6000 Dead In Libya Floods

6000 Dead In Libya Floods

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  • The death toll from devastating floods in Libya’s eastern city of Derna has risen to an estimated 6000 Dead In Libya Floods, according to local officials.
  • The figure is expected to rise as recovery operations continue in the coastal city that was pummeled by Storm Daniel.
  • Rescuers and aid convoys are struggling to get to Derna, which has only one functional road left leading into it.
  • Derna’s deputy mayor says the way the city was built put most of the population in the water’s direct path.
6000 Dead In Libya Floods

More countries rushing to provide relief aid to Libya

Relief missions to Libya gathered pace with Turkey, Egypt, Qatar and the United Arab Emirates among the first nations to rush aid to the east of the country.

The UAE sent two aid planes carrying 150 tonnes of food, relief and medical supplies.

A Kuwaiti flight took off with 40 tonnes of supplies, and Jordan sent a military plane loaded with food parcels, tents, blankets and mattresses.

Tunisia and Algeria have also pledged to send relief aid. 6000 Dead In Libya Floods

Egyptian humanitarian aid and equipment are loaded into an Egyptian Air Force plane for Libya where a powerful storm caused catastrophic floods, at Almaza Air Force in Cairo, Egypt, September 12, 2023. Egyptian Defence Ministry/Handout via REUTERS THIS IMAGE HAS BEEN SUPPLIED BY A THIRD PARTY

EU sends assistance to flood-hit Libya 6000 Dead In Libya Floods

The European Union is to provide disaster response equipment and humanitarian funding to Libya, the European Commission said.

The aid from Germany, Romania and Finland consists of “tents, field beds and blankets, 80 generators, food items, as well as hospital tents and water tanks”, the EU said. 6000 Dead In Libya Floods

EU crisis management commissioner Janez Lenarcic said the bloc had also released an initial 500,000 euros ($535,000) in emergency funding.

“The EU remains ready to scale up the response for the most affected people in Libya going through this difficult time,” he said.

Ambulances line up near a mass grave after a powerful storm and heavy rainfall hit Derna, Libya

Qatari planes loaded with humanitarian aid land in Benghazi

Qatar has sent two planes carrying 67 tonnes of humanitarian and relief aid to the east of Libya as part of an emergency response to the region affected by flooding.

The planes arrived at Benina airport in Benghazi, the Qatar News Agency reported.

The aid includes medical and food supplies in addition to a field hospital provided by the Qatar Fund for Development.

UN has limited emergency supplies in Libya

Michele Servadei, the UNICEF chief for Libya, says the floods have wiped out years of developments in Derna.

Due to years of internal conflict, the coastal city had been shifting from a phase of emergency towards one of development and recovery. 6000 Dead In Libya Floods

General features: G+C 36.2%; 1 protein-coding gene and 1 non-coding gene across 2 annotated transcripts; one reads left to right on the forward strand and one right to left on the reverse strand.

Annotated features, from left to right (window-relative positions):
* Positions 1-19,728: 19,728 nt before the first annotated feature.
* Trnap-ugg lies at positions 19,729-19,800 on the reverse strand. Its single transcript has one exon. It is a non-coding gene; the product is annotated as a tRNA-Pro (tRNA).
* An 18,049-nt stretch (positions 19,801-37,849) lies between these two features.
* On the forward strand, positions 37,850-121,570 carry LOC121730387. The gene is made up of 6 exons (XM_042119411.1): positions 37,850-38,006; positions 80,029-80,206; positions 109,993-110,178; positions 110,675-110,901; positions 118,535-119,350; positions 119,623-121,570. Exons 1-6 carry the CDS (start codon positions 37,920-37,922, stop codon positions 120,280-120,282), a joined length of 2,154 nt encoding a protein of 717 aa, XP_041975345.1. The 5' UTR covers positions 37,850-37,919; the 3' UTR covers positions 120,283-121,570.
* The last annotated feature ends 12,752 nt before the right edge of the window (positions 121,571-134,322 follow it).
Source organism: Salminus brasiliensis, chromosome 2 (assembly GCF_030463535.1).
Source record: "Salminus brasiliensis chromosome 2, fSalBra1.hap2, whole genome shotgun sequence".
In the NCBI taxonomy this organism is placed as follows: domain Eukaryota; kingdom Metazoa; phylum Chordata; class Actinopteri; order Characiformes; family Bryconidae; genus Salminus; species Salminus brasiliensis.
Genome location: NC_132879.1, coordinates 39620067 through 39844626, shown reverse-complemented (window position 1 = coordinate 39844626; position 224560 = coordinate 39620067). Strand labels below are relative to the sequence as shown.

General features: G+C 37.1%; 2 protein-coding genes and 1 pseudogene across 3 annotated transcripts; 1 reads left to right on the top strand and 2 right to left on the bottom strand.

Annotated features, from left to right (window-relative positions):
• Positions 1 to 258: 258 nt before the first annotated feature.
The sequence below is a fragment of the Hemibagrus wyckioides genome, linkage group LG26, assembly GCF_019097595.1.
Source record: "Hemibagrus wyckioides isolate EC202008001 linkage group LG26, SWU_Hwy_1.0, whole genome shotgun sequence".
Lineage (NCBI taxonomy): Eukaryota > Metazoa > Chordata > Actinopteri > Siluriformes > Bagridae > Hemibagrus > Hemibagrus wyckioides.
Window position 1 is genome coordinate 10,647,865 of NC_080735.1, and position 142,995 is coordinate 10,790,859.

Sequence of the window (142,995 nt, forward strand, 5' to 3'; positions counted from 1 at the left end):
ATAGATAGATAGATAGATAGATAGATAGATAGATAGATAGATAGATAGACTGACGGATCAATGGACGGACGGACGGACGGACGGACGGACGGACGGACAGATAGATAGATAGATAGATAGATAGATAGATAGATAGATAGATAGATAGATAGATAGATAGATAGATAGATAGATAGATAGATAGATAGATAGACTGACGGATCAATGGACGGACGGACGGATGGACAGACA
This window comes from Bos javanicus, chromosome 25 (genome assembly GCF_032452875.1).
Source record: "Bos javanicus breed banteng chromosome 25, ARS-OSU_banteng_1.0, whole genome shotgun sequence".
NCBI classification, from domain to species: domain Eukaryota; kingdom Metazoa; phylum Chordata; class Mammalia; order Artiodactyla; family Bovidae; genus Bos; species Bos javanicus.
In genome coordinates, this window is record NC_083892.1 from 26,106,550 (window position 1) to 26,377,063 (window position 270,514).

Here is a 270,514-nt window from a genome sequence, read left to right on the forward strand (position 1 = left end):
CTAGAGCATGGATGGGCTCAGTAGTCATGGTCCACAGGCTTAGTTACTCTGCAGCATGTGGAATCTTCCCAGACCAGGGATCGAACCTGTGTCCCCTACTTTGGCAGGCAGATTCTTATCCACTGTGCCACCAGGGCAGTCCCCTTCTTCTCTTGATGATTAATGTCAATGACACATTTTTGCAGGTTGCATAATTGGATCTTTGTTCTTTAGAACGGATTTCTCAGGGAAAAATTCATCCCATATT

But the devastating floods caused by Storm Daniel erased the progress made on the ground.

Additionally, Servadei said, the UN stockpile to respond to the crisis is also limited due to its use in tackling the migration crisis.

“We don’t have a lot of emergency supplies left,” he told Al Jazeera from Tripoli.

Servadei said the UN agency is now focused on providing medicine, setting up psychological support and family registrations to map unaccompanied children.

International Rescue Committee calls for urgent global aid

The International Rescue Committee (IRC) has appealed to the international community to send humanitarian assistance to the people in Libya affected by the floods, warning that the situation is dire.

“The IRC is gravely concerned about the protection needs of those caught up in this tragedy, especially thousands of women and children who have to leave their homes in search of safety,” the aid group said in a statement.

“Urgent emergency shelter is needed for those unable to return to their homes, and psychosocial support for those who have seen their lives literally washed away.” 6000 Dead In Libya Floods

The IRC also warned of the dangers of waterborne diseases after sanitation and hygiene infrastructure was severely damaged.

Pope Francis prays for those affected by floods

Pope Francis has used his weekly audience to pray for the victims of the flooding in Derna.

At the Vatican, Francis asked for prayers “for those who lost their lives, their families and the displaced”.

“My thoughts are with the people of Libya hard hit by violent rains that caused flooding and inundation causing numerous deaths and injuries as well as extensive damage,” the 86-year-old pontiff said.

Italy sends experts, ship to Libya after floods